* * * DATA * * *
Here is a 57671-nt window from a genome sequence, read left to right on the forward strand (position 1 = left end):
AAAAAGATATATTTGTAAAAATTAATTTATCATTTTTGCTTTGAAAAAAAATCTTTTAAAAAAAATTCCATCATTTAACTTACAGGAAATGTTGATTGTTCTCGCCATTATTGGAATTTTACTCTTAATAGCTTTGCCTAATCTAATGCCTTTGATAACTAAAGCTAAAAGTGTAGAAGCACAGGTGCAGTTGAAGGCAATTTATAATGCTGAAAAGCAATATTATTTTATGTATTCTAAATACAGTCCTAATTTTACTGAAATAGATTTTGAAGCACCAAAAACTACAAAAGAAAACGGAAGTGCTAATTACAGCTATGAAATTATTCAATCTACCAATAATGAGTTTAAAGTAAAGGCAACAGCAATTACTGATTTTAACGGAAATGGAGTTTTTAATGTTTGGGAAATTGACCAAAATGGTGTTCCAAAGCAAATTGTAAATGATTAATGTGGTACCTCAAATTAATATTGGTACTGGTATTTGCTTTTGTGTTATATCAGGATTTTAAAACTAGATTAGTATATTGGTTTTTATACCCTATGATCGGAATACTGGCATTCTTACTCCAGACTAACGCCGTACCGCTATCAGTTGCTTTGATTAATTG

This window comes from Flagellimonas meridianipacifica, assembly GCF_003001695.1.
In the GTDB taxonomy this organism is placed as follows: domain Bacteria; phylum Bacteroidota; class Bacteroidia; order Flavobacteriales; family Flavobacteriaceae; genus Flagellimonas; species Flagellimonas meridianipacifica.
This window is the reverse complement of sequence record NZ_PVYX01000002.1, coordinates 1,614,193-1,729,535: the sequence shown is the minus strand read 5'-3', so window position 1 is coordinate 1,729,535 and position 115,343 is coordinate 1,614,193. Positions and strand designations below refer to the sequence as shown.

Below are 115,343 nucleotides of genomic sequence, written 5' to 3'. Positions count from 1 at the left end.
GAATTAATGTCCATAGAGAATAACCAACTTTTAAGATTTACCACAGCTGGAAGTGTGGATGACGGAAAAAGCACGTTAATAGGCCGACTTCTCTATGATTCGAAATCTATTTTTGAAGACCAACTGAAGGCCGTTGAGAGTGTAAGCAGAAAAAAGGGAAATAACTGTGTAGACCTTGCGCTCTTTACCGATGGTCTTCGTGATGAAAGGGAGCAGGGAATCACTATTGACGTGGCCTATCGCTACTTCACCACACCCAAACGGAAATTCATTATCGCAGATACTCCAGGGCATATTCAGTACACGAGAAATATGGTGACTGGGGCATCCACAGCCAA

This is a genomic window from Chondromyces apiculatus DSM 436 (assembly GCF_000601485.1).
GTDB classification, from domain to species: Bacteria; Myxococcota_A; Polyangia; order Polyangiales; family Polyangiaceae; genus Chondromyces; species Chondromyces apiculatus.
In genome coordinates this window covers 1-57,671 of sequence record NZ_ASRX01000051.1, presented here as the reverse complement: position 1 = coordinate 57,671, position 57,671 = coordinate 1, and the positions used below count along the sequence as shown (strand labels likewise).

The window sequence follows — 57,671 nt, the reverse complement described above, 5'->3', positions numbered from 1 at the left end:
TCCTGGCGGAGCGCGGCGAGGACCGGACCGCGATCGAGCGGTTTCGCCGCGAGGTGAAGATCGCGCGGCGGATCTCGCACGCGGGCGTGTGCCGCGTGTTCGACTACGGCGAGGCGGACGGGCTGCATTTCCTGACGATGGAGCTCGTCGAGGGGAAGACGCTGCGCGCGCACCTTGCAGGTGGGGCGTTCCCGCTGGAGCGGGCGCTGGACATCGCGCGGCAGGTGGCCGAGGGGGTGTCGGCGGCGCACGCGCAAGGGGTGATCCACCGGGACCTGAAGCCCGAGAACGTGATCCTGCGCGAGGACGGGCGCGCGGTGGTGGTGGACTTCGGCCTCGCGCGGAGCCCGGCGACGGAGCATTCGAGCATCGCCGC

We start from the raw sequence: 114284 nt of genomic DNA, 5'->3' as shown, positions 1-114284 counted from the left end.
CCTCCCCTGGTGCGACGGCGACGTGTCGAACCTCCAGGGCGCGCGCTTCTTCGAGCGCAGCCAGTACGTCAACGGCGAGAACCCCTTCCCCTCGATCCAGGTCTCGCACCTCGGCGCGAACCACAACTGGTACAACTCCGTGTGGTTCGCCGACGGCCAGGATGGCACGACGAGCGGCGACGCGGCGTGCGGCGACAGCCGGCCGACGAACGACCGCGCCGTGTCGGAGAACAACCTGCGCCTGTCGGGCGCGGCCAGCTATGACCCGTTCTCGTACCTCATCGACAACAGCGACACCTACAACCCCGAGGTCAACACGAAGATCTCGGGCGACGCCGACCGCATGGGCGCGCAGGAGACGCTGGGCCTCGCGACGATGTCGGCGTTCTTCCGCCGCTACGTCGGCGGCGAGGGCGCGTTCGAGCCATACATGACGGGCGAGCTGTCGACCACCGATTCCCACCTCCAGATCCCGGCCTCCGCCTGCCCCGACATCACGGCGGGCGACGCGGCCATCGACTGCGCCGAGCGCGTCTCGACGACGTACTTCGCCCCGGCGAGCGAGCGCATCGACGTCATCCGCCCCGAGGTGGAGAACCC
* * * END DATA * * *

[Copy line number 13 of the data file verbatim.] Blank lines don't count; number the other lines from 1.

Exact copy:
We start from the raw sequence: 114284 nt of genomic DNA, 5'->3' as shown, positions 1-114284 counted from the left end.